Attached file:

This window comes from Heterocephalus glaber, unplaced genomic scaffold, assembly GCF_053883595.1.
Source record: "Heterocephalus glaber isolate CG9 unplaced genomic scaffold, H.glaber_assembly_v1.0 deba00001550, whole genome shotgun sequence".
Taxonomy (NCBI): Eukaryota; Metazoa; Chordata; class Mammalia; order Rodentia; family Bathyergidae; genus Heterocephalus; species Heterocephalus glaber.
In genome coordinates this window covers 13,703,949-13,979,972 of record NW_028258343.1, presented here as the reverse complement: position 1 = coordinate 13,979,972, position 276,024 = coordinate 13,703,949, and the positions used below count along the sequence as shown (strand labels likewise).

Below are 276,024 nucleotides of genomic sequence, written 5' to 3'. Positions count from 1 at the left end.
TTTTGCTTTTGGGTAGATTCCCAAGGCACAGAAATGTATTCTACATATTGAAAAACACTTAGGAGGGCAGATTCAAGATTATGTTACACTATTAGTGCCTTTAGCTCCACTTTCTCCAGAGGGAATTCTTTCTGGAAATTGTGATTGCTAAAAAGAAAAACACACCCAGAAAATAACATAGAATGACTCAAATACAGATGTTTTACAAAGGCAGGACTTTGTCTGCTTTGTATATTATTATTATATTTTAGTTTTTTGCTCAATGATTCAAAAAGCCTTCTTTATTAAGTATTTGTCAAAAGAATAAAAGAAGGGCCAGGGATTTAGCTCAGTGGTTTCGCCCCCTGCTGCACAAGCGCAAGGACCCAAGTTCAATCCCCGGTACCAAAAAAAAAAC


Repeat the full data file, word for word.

This window comes from Heterocephalus glaber, unplaced genomic scaffold, assembly GCF_053883595.1.
Source record: "Heterocephalus glaber isolate CG9 unplaced genomic scaffold, H.glaber_assembly_v1.0 deba00001550, whole genome shotgun sequence".
Taxonomy (NCBI): Eukaryota; Metazoa; Chordata; class Mammalia; order Rodentia; family Bathyergidae; genus Heterocephalus; species Heterocephalus glaber.
In genome coordinates this window covers 13,703,949-13,979,972 of record NW_028258343.1, presented here as the reverse complement: position 1 = coordinate 13,979,972, position 276,024 = coordinate 13,703,949, and the positions used below count along the sequence as shown (strand labels likewise).

Below are 276,024 nucleotides of genomic sequence, written 5' to 3'. Positions count from 1 at the left end.
TTTTGCTTTTGGGTAGATTCCCAAGGCACAGAAATGTATTCTACATATTGAAAAACACTTAGGAGGGCAGATTCAAGATTATGTTACACTATTAGTGCCTTTAGCTCCACTTTCTCCAGAGGGAATTCTTTCTGGAAATTGTGATTGCTAAAAAGAAAAACACACCCAGAAAATAACATAGAATGACTCAAATACAGATGTTTTACAAAGGCAGGACTTTGTCTGCTTTGTATATTATTATTATATTTTAGTTTTTTGCTCAATGATTCAAAAAGCCTTCTTTATTAAGTATTTGTCAAAAGAATAAAAGAAGGGCCAGGGATTTAGCTCAGTGGTTTCGCCCCCTGCTGCACAAGCGCAAGGACCCAAGTTCAATCCCCGGTACCAAAAAAAAAAC